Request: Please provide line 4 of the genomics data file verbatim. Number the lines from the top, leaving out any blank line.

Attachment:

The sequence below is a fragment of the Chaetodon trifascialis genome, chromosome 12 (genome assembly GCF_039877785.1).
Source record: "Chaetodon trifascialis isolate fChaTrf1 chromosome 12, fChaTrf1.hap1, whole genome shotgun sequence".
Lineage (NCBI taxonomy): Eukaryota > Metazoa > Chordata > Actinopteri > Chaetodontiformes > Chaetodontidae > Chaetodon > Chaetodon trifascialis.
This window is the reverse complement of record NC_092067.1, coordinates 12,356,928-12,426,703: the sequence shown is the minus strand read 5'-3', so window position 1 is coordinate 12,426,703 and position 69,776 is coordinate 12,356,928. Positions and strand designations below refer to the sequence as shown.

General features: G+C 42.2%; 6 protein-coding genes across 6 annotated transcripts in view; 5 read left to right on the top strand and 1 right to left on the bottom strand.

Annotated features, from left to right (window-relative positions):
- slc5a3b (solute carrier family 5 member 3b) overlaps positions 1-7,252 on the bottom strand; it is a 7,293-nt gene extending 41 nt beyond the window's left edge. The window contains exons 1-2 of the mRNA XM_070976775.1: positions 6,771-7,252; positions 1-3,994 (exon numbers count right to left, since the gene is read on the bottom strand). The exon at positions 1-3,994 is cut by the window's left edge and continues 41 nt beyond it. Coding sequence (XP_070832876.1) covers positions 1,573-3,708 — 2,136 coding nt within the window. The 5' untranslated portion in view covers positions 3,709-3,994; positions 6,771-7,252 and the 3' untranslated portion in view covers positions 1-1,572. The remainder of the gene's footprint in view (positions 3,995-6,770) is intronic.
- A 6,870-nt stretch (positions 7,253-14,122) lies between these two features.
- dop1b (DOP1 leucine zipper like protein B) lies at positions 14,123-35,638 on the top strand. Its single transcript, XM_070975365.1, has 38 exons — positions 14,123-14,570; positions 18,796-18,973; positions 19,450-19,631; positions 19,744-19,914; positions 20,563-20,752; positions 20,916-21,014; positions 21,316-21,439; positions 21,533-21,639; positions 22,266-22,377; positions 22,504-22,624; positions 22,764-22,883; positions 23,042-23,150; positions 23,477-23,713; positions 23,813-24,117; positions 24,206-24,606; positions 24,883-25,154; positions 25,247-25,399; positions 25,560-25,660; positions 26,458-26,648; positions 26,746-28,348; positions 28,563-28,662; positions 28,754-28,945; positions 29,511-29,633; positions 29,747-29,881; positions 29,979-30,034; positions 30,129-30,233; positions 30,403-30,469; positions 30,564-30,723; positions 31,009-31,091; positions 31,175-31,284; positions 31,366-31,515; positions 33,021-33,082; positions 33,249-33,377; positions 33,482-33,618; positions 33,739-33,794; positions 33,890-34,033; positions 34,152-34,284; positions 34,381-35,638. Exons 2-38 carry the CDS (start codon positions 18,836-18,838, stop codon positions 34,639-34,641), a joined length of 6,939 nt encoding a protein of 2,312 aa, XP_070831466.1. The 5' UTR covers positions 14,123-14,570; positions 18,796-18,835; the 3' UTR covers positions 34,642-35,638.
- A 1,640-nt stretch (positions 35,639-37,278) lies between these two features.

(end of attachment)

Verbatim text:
This window is the reverse complement of record NC_092067.1, coordinates 12,356,928-12,426,703: the sequence shown is the minus strand read 5'-3', so window position 1 is coordinate 12,426,703 and position 69,776 is coordinate 12,356,928. Positions and strand designations below refer to the sequence as shown.